As often noted in the passionate writings of Henry Giroux, poor Americans are becoming increasingly ‘disposable’ in our winner-take-all society. After 35 years of wealth distribution to the super-rich, inequality has forced much of the middle class towards the bottom, to near-poverty levels, and to a state of helplessness in which they find themselves being blamed for their own misfortunes.
The evidence keeps accumulating: income and wealth — and health — are declining for middle-class America. As wealth at the top grows, the super-rich feel they have little need for the rest of society.
Income Plummets for the Middle Class
According to Pew Research, in 1970 three of every ten income dollars went to upper-income households. Now five of every ten dollars goes to them.
The Social Security Administration reports that over half of Americans make less than $30,000 per year. That’s less than an appropriate average living wage of $16.87 per hour, as calculated by Alliance for a Just Society.
Wealth Collapses for Half of Us
Numerous sources report that half or more of American families have virtually no savings, and would have to borrow money or sell possessions to cover an emergency expense. Between half and two-thirds of Americans have less than $1,000.
For every $100 owned by a middle-class household in 2001, that household now has just $72.
Not surprisingly, race plays a role in the diminishing of middle America. According to Pew Research, the typical black family has only enough liquid savings to last five days, compared to 12 days for the typical Hispanic household, and 30 days for a white household.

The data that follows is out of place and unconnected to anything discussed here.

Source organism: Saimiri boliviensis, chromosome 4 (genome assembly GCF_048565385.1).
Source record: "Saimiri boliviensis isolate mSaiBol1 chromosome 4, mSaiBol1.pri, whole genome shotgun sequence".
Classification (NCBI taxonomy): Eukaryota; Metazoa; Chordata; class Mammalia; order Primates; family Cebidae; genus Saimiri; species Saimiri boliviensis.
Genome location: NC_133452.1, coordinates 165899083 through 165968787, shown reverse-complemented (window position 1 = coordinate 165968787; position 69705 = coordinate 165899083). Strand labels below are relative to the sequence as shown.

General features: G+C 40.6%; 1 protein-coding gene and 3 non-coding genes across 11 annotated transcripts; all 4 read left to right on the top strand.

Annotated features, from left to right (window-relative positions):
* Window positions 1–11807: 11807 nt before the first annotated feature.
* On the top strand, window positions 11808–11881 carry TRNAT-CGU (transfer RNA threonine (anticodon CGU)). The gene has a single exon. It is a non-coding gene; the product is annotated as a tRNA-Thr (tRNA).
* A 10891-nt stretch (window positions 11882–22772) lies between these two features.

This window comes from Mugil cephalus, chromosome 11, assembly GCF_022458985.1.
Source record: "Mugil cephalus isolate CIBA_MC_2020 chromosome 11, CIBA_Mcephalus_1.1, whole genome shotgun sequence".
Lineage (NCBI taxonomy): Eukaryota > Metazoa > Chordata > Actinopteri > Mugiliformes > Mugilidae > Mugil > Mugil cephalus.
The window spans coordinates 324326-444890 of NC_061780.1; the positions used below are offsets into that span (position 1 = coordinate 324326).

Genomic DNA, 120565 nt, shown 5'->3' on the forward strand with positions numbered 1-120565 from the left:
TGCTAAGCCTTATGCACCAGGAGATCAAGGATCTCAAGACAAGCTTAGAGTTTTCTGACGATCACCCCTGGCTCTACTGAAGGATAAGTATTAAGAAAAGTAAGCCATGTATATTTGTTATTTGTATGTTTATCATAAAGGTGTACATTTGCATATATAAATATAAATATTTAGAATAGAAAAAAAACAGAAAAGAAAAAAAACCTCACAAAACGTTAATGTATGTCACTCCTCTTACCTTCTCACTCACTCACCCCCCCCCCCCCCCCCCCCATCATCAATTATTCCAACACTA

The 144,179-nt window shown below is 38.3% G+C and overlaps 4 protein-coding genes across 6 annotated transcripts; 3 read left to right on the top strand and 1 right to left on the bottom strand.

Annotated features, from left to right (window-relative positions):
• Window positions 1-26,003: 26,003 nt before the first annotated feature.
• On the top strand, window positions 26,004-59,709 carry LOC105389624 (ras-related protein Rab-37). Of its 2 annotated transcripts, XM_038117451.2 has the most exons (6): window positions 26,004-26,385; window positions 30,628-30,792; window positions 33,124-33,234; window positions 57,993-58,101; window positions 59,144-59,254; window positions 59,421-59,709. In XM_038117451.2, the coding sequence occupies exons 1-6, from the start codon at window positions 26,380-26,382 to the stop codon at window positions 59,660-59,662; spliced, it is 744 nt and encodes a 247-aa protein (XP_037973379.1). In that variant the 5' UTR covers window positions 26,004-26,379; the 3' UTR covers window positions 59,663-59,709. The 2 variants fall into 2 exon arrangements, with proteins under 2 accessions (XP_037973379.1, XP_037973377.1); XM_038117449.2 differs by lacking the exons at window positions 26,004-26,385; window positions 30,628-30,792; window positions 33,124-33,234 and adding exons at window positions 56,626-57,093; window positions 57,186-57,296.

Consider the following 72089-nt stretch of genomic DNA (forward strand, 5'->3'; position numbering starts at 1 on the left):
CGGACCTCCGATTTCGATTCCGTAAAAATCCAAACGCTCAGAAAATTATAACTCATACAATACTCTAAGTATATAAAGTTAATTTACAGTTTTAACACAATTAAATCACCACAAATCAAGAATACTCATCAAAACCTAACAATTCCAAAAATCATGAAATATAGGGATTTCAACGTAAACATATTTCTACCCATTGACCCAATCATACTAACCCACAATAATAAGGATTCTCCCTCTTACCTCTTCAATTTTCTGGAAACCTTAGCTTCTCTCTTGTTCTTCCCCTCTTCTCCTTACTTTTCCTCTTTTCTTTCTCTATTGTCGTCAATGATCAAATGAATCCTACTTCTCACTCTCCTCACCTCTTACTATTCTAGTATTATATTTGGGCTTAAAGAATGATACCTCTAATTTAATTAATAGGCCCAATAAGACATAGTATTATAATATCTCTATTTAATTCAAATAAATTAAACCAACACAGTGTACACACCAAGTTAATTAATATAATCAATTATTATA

Our Deteriorating Health
In a disgraceful display of high-level disregard for vital health issues, House Republicans are attempting to cut back on lunches for over 3 million kids.
The evidence for the health-related disposability of poor Americans comes from a new study that finds nearly a 15 year difference in life expectancy for 40-year-olds among the richest 1% and poorest 1% (10 years for women). Much of the disparity has arisen in just the past 15 years.
It’s not hard to understand the dramatic decline in life expectancy, as numerous studies have documented the health problems resulting from the inequality-driven levels of stress and worry and anger that make Americans much less optimistic about the future. The growing disparities mean that our children will likely see less opportunities for their own futures.
It May Be Getting Worse
The sense derived from all this is that half of America is severely financially burdened, at risk of falling deeper into debt.
It may be more than half. The Wall Street Journal recently reported on a JP Morgan study’s conclusion that “the bottom 80% of households by income lack sufficient savings to cover the type of volatility observed in income and spending.” Fewer than one in three 25- to 34-year-olds live in their own homes, a 20 percent drop in just the past 15 years.
It may be even worse for renters. The number of families spending more than half their incomes on rent — the ‘severely’ cost-burdened renters — has increased by a stunning 50 percent in just ten years. Billionaire Steve Schwarzman, whose company Blackstone has been buying up tens of thousands of homes at rock-bottom prices and then renting them back while waiting out the housing market, finds the growing anger among voters “astonishing.”
What’s astonishing is the disregard that many of the super-rich have for struggling Americans.
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